71% Washington Capitals
13% Pittsburgh Penguins
New Jersey Devils
New York Rangers
1 2 3 4 5 6
10 arts & entertainment
f you think there’s nothing to do that’s both fun and local, we’re here to prove you wrong! 40 minutes from Purcellville, Reston Town Center offers trendy shopping and dining in a clean urban setting. Explore Apple, Anthropologie, J. Crew, Nine West, or Sephora. Visit the outdoor skating rink for the perfect date night or girls’ night out. Then, after working up an appetite, try one of the diverse dining options. Choose from Japanese, Thai, Mexican, Italian, steakhouses, grills, tap rooms, and cupcakeries for the perfect bite.
clockwise: peppermint latte at Marvelous Market ■ unique ingredients top a burger at The Counter ■ tart frozen yorgurt topped with fresh fruit and nuts at Sweetgreen
1820 Discovery St Reston VA 20190 If you’ve been to Europe, walking into Marvelous Market will instantly call to mind the village grocery shops that are common there. Fresh salads, sandwiches, and soups are all made on site daily, but the first thing you’ll notice is the dessert case, which is stocked with freshly baked pies, brownies, and other sweets. In keeping with its European style, Marvelous Market’s menu incorporates local produce to optimize freshness and support local agriculture.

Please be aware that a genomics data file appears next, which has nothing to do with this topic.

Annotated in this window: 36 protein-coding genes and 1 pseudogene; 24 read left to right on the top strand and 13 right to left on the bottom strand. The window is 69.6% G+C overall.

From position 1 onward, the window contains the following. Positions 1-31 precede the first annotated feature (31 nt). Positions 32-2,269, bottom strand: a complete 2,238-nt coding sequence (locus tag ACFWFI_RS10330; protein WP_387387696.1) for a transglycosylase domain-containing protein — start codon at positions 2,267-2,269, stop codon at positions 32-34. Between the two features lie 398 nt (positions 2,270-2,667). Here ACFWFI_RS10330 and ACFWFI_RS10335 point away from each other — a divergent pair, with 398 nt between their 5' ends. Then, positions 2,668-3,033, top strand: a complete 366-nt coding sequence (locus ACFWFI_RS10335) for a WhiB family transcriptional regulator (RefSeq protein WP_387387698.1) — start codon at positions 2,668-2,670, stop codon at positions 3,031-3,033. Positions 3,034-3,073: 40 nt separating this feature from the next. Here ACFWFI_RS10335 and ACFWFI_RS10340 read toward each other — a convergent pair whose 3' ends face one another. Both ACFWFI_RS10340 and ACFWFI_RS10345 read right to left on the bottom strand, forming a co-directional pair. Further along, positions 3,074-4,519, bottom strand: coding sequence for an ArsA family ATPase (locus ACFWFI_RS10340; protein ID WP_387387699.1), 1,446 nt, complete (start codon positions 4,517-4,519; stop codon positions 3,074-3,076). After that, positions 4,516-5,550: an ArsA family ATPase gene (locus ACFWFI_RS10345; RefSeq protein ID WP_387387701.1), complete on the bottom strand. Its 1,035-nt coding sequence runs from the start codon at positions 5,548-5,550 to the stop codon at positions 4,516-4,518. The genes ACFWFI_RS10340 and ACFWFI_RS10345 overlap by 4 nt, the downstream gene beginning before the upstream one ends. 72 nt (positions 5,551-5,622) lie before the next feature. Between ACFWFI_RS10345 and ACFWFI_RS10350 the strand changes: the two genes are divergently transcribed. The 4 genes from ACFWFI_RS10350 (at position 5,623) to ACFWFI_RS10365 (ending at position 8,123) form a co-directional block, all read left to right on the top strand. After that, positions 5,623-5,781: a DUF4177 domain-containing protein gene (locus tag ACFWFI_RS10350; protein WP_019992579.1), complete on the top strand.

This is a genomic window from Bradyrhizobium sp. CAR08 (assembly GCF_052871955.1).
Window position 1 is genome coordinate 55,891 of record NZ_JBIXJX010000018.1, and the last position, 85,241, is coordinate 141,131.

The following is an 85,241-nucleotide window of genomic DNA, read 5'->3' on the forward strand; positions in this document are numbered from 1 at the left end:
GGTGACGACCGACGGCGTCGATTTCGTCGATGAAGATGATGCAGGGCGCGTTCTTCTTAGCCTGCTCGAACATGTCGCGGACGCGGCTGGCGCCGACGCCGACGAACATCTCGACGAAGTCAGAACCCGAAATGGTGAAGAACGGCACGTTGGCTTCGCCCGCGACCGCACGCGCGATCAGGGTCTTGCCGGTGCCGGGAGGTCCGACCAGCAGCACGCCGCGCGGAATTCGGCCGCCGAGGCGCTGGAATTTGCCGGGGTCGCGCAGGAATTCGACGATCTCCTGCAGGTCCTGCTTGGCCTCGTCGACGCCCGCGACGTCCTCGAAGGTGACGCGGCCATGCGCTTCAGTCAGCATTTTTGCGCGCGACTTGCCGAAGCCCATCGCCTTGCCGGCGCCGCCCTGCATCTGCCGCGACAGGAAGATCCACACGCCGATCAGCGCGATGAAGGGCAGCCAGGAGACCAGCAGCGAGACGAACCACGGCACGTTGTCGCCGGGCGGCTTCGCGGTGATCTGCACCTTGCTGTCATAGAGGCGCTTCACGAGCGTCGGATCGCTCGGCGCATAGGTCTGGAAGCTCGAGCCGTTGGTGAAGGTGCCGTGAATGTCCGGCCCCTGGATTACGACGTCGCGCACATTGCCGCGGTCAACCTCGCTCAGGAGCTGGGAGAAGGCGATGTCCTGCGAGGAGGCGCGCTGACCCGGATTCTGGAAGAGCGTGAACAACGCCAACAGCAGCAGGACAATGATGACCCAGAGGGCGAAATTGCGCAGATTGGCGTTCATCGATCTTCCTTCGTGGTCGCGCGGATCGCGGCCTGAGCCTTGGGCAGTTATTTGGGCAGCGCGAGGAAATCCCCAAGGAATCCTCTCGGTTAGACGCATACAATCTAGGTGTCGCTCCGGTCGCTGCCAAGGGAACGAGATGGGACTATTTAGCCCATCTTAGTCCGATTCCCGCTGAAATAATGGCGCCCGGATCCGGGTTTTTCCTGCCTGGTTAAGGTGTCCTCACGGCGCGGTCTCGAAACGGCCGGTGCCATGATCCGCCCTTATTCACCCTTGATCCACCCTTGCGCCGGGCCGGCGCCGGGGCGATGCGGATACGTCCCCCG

Marvelous Market is located right next to the Reston skating rink. Stop by for apple cider or locally roasted Mayorga coffee after to warm up after skating.
local insiders: best eats
Michelle Delgado & Danielle Psimas